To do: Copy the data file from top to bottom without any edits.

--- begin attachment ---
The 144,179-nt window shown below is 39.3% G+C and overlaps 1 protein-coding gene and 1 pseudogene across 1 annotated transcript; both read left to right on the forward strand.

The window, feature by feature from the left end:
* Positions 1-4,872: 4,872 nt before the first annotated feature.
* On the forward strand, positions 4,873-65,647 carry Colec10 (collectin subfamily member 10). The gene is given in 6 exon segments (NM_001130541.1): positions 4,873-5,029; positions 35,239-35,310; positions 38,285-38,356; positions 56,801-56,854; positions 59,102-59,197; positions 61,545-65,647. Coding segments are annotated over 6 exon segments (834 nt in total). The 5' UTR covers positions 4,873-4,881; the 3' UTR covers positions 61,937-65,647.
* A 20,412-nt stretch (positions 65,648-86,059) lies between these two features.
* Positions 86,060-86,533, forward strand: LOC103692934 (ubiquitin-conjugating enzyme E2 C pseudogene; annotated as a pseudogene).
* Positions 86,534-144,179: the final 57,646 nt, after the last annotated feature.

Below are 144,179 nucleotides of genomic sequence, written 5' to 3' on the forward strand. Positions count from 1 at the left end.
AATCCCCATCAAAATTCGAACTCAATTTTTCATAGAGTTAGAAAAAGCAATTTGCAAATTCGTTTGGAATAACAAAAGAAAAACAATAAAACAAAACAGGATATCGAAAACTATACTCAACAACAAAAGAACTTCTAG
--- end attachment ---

The 144,179-nt window shown below is 39.3% G+C and overlaps 1 protein-coding gene and 1 pseudogene across 1 annotated transcript; both read left to right on the forward strand.

The window, feature by feature from the left end:
* Positions 1-4,872: 4,872 nt before the first annotated feature.
* On the forward strand, positions 4,873-65,647 carry Colec10 (collectin subfamily member 10). The gene is given in 6 exon segments (NM_001130541.1): positions 4,873-5,029; positions 35,239-35,310; positions 38,285-38,356; positions 56,801-56,854; positions 59,102-59,197; positions 61,545-65,647. Coding segments are annotated over 6 exon segments (834 nt in total). The 5' UTR covers positions 4,873-4,881; the 3' UTR covers positions 61,937-65,647.
* A 20,412-nt stretch (positions 65,648-86,059) lies between these two features.
* Positions 86,060-86,533, forward strand: LOC103692934 (ubiquitin-conjugating enzyme E2 C pseudogene; annotated as a pseudogene).
* Positions 86,534-144,179: the final 57,646 nt, after the last annotated feature.

Below are 144,179 nucleotides of genomic sequence, written 5' to 3' on the forward strand. Positions count from 1 at the left end.
AATCCCCATCAAAATTCGAACTCAATTTTTCATAGAGTTAGAAAAAGCAATTTGCAAATTCGTTTGGAATAACAAAAGAAAAACAATAAAACAAAACAGGATATCGAAAACTATACTCAACAACAAAAGAACTTCTAG